Nicholas Piediscalzi and Christy Hightower
Recorded November 13, 2016 Archived November 13, 2016 34:34 minutes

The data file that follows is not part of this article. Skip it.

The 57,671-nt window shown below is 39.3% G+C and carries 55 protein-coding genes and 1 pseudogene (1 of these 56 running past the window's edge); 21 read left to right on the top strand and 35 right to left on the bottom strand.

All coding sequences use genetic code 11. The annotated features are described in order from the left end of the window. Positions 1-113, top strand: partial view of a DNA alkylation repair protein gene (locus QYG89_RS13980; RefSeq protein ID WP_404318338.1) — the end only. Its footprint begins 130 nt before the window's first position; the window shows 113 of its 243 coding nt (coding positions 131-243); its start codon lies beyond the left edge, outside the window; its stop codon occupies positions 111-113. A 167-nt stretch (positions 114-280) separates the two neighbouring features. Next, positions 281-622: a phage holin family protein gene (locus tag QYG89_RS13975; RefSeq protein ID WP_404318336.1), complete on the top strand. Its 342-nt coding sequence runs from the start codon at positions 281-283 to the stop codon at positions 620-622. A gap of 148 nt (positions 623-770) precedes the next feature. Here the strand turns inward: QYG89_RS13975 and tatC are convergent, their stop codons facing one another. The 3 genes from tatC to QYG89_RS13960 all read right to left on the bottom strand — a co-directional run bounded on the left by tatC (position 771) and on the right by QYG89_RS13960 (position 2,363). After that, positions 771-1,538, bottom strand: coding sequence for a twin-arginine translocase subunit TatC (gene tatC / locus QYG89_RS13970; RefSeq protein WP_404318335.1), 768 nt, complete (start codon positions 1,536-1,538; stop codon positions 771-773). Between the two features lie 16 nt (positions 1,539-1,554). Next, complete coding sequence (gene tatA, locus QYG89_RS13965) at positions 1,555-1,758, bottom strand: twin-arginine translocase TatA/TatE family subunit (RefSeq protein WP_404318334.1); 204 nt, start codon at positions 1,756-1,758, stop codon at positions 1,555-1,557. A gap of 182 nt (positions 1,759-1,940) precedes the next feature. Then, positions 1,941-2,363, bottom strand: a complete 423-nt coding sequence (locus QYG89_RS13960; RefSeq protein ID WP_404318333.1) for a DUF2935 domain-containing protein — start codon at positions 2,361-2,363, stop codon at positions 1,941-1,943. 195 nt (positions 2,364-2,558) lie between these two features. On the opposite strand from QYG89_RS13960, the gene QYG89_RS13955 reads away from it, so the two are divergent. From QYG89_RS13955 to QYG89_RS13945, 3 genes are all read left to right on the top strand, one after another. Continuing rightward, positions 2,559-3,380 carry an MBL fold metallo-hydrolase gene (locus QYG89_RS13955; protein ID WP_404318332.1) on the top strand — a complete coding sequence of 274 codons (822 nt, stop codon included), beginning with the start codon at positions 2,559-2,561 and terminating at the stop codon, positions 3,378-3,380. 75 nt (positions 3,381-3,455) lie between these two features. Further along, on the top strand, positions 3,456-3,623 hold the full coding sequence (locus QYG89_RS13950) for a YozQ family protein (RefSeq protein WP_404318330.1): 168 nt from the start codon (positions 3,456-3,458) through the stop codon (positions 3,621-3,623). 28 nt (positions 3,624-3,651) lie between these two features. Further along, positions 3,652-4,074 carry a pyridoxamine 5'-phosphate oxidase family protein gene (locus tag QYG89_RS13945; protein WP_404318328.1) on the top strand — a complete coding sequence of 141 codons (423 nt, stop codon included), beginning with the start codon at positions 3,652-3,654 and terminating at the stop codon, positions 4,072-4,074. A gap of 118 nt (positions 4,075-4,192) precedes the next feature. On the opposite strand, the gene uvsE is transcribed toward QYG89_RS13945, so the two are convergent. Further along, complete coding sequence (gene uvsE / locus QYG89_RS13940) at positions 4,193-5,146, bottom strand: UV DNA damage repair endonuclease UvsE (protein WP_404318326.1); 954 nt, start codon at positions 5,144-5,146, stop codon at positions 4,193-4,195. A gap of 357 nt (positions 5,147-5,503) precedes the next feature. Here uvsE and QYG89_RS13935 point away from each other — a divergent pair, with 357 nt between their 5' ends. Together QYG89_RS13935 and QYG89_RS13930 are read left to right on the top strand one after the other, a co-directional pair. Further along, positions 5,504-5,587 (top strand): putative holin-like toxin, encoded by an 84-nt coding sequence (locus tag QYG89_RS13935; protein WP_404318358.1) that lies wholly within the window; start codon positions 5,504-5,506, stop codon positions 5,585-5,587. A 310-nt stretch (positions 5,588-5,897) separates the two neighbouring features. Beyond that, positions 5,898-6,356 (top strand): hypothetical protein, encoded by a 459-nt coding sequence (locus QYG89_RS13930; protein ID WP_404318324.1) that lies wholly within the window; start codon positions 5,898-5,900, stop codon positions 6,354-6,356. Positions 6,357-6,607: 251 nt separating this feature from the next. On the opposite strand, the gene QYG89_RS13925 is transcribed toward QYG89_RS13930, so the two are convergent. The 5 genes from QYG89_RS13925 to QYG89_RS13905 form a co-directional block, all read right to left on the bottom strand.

DescriptionNicholas Piediscalzi, a retired United Church of Christ minister, talks to us about his personal experience and relationship to peace, as well as his work in peace-making in larger settings. As a minister in Chicago in the 1940s and 1950’s he worked for social justice for the African American community through, among other things, working to desegregate restaurants. Now Nick participates in the juvenile hall ministry where he offers compassion and solidarity with the young people there through listening and through storytelling about growing up in Chicago and the hostility to immigrants and Italians that he and his family experienced. Regarding the 2016 US Presidential election Nick talks about the importance of honoring the dignity and ingenuity of working class people who have acquired wisdom through self-education and life experiences rather than formal education. Nick explains how peace is an active verb. Peace is not being in euphoria all the time, instead it is working with justice and compassion, both internally within yourself and externally in the world. Because of its nature, there will always be conflict in working for peace, and the work of peace is overcoming resistance, both internally and externally. Equally important to peace-making is finding your center, that source of meaning and ethics, the divine source within yourself. Nick is always reminded of what Albert Camus said: “In the midst of winter, I found there was, within me, an invincible summer.” Our task is to constantly rediscover that invincible summer within ourselves, and to balance activism with centering so that we are refreshed and can return to action.